Can Roofing Felt Get Wet?

Now that we’ve covered the roofing felt basics, let’s address the critical question – can roofing felt get wet?

The short answer is – yes, roofing felt is made to withstand some moisture. But there are limits to how wet it should get.

During installation, it’s normal for roofing felt to be exposed to some rain and dew before shingles go on. But it shouldn’t get soaked through or sit under collected water.

When roofing felt gets overly wet for extended periods, problems can occur:

  • Loss of asphalt – Excessive moisture washes away the waterproofing asphalt coating.
  • Loss of strength – Wet paper or fiberglass mats become weaker and prone to tearing.
  • Buckling – Saturated felt can wrinkle up under other roofing materials.
  • Mold growth – Moisture enables mold colonies to start growing on the surface.
  • Difficulty drying out – Felt applied over a wet roof deck takes longer to dry.

To minimize issues, builders should:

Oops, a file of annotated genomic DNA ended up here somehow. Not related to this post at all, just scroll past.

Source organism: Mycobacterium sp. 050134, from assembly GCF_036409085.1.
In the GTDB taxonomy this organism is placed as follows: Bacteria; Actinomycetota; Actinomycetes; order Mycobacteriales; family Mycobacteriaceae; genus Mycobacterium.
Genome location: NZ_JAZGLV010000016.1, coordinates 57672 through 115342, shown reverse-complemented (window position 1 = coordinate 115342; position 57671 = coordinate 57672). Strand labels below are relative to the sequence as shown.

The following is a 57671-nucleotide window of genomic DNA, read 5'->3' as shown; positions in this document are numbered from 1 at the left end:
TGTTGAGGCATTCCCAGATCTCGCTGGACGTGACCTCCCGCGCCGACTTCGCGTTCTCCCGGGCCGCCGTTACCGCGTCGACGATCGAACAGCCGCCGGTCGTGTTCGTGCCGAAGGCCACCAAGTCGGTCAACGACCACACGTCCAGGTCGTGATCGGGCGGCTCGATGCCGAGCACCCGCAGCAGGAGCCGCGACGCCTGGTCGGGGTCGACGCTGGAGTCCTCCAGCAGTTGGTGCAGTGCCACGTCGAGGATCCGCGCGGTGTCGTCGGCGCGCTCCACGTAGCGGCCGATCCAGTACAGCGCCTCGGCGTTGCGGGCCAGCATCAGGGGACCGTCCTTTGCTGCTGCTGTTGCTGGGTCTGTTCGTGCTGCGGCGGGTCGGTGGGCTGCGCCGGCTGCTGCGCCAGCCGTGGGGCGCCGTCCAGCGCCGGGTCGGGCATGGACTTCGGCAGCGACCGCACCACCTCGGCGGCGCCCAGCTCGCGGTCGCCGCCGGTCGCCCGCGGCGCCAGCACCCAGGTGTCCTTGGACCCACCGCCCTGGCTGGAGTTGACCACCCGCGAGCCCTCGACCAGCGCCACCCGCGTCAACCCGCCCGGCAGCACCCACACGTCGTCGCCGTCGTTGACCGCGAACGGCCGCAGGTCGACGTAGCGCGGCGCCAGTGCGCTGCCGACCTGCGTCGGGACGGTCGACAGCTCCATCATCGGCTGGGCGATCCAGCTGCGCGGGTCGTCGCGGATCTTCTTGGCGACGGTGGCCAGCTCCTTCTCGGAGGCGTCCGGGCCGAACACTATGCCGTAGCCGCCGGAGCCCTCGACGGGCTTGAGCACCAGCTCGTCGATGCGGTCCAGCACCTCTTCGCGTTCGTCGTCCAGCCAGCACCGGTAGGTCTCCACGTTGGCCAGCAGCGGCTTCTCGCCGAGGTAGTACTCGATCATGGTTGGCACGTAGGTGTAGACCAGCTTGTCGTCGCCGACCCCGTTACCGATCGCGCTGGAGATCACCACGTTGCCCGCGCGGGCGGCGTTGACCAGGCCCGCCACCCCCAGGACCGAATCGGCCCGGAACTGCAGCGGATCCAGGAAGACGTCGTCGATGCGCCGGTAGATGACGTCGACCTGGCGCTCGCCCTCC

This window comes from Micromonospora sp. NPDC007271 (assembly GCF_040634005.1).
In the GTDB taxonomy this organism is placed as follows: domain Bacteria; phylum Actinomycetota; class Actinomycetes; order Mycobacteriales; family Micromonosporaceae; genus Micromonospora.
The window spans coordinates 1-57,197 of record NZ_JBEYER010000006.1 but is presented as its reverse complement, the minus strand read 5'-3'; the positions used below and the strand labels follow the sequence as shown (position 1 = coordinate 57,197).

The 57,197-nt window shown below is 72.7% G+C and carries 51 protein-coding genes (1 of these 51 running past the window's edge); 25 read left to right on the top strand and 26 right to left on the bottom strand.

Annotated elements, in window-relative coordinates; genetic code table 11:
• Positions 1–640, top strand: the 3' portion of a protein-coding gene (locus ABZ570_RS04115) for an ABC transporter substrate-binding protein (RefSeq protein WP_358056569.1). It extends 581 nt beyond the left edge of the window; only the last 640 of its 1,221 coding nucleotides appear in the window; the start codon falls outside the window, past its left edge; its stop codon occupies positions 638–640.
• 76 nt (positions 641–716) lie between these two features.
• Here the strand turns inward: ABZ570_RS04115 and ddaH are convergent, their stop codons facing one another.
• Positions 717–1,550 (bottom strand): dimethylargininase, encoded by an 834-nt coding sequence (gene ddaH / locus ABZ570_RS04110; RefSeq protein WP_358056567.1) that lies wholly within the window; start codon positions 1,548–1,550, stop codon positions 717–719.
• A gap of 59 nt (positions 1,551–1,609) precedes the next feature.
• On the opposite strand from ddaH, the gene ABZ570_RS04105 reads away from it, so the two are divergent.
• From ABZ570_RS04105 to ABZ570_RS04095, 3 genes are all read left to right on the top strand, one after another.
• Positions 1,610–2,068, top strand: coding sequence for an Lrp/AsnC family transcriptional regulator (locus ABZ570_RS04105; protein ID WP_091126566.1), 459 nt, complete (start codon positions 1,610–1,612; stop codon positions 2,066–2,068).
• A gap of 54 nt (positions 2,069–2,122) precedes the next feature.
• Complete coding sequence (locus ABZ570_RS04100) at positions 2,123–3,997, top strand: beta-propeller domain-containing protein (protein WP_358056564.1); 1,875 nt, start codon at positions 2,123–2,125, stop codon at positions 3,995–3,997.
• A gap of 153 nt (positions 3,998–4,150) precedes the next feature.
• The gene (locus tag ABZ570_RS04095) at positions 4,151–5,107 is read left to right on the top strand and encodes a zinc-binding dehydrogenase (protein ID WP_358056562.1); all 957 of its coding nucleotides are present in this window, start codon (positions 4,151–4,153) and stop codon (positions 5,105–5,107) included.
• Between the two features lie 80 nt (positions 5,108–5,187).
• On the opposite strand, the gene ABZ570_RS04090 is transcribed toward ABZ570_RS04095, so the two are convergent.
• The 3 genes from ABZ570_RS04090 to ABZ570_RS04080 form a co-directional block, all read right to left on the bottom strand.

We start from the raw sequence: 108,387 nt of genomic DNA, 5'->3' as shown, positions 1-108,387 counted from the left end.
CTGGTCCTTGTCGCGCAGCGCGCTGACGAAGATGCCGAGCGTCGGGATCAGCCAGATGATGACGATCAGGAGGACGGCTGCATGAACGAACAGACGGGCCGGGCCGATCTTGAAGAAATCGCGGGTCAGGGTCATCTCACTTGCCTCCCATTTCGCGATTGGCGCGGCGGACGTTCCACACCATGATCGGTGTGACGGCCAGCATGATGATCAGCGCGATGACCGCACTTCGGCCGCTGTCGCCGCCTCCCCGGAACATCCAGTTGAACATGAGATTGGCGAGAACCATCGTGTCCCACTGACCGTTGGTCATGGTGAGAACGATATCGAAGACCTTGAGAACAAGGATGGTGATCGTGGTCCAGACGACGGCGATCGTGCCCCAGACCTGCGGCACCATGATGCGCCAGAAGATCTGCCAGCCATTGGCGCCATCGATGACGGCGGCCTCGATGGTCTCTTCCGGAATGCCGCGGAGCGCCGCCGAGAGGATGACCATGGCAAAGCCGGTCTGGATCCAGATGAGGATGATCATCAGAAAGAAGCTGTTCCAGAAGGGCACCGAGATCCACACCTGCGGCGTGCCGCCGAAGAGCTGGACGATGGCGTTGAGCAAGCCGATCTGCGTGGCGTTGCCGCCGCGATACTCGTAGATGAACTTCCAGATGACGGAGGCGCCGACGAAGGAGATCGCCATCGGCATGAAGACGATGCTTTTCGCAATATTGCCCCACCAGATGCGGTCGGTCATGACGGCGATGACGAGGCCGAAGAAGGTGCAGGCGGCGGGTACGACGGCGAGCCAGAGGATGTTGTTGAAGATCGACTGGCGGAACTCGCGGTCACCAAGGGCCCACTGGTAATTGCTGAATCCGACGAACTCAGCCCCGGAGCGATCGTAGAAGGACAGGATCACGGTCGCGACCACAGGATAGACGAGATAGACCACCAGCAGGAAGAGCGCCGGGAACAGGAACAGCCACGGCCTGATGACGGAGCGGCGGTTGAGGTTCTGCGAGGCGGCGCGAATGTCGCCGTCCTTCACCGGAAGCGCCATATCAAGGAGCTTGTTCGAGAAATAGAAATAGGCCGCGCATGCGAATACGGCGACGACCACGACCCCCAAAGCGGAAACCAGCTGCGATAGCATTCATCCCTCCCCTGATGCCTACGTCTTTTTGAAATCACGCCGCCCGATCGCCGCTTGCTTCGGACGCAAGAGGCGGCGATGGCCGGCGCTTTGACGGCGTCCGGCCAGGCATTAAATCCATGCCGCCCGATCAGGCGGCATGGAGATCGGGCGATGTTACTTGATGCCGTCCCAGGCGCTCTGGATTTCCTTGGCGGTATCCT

• Not install felt when heavy rain is imminent.
  • Work quickly to cover with shingles once felt is down.
  • Exercise caution when walking on felt in damp conditions.
  • Allow extra time for drying if the felt gets very wet before proceeding.
  • Replace any felt that wrinkles or molds over from excess moisture.

With reasonable care during construction, roofing felt can handle small amounts of moisture from weather and condensation. 

But prolonged wetness compromises its performance and longevity.

Working on Roofs with Wet Felt

Sometimes, roofing projects get rained out, and it’s not possible to avoid the felt getting soaked. What do you do in this situation?